from The American Heritage® Dictionary of the English Language, 4th Edition
- adj. Innate; inborn.
- adj. Related or similar in nature; cognate.
from Wiktionary, Creative Commons Attribution/Share-Alike License
- adj. Similar in nature.
- adj. inborn; inherent; natural
from the GNU version of the Collaborative International Dictionary of English
- adj. Connected by nature; united in nature; inborn; inherent; natural.
- adj. Partaking of the same nature.
from The Century Dictionary and Cyclopedia
- Of the same nature; like in quality or kind; closely related or assimilated.
- Belonging by birth or nature; intimately pertaining; connate; inborn.
from WordNet 3.0 Copyright 2006 by Princeton University. All rights reserved.
- adj. similar in nature
- adj. normally existing at birth
But whether the obedience of a pious life, performed out of a belief or persuasion of the truth of the gospel, ought to pass for that faith which justifies, or only for the effect or consequent of it, yet certainly it is such an effect as issues by a kind of connatural, constant efficiency and result from it.
Benedict uses a low-key version of gift theory to promote the idea that connatural with the divine plan are forms of economic activity with a built-in element of the gratuitous: in effect, preferential treatment by business in dealing with the poor.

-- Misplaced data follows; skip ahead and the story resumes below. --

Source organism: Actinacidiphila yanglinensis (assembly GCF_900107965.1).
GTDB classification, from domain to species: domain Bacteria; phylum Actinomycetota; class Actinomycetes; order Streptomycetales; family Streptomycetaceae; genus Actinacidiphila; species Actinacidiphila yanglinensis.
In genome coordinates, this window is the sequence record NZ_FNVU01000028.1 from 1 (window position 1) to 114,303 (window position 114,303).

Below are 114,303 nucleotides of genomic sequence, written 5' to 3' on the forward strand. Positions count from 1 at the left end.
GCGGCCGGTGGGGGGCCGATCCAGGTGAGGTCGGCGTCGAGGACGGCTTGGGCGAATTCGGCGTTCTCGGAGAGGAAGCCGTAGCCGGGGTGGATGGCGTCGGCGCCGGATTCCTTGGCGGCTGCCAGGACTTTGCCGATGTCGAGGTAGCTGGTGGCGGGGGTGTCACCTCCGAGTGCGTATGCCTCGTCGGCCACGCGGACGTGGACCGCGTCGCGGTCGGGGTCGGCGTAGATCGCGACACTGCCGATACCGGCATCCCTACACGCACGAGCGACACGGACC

Peace is natural, happiness is connatural in our species.
It is well to be a wow gold, it is well to have a cultivated intellect, a delicate taste, a candid, equitable, dispassionate mind, a noble and courteous bearing in the conduct of life — these are the connatural qualities of a wow gold; they are the objects of a University.
The Dawe Brothers: Such a connatural, close knit military family is rare in this day and age. posted by The Monarchist at 2:42 PM
“The unitive act of man and woman cannot be separated from its connatural dimension, which is that of procreation and which makes responsible paternity and maternity possible.”
Epicurus himself, in his Second Book against Theophrastus, affirming that colors are not connatural to bodies, but are engendered there according to certain situations and positions with respect to the sight of man, says: “For this reason a body is no more colored than destitute of color.”
The subjects of drying are water and the various watery fluids and those bodies which contain water either foreign or connatural.
For the matter is what is determined by the heat connatural to the object, and as long as the ratio between them exists in it a thing maintains its nature.
By foreign I mean like the water in wool, by connatural, like that in milk.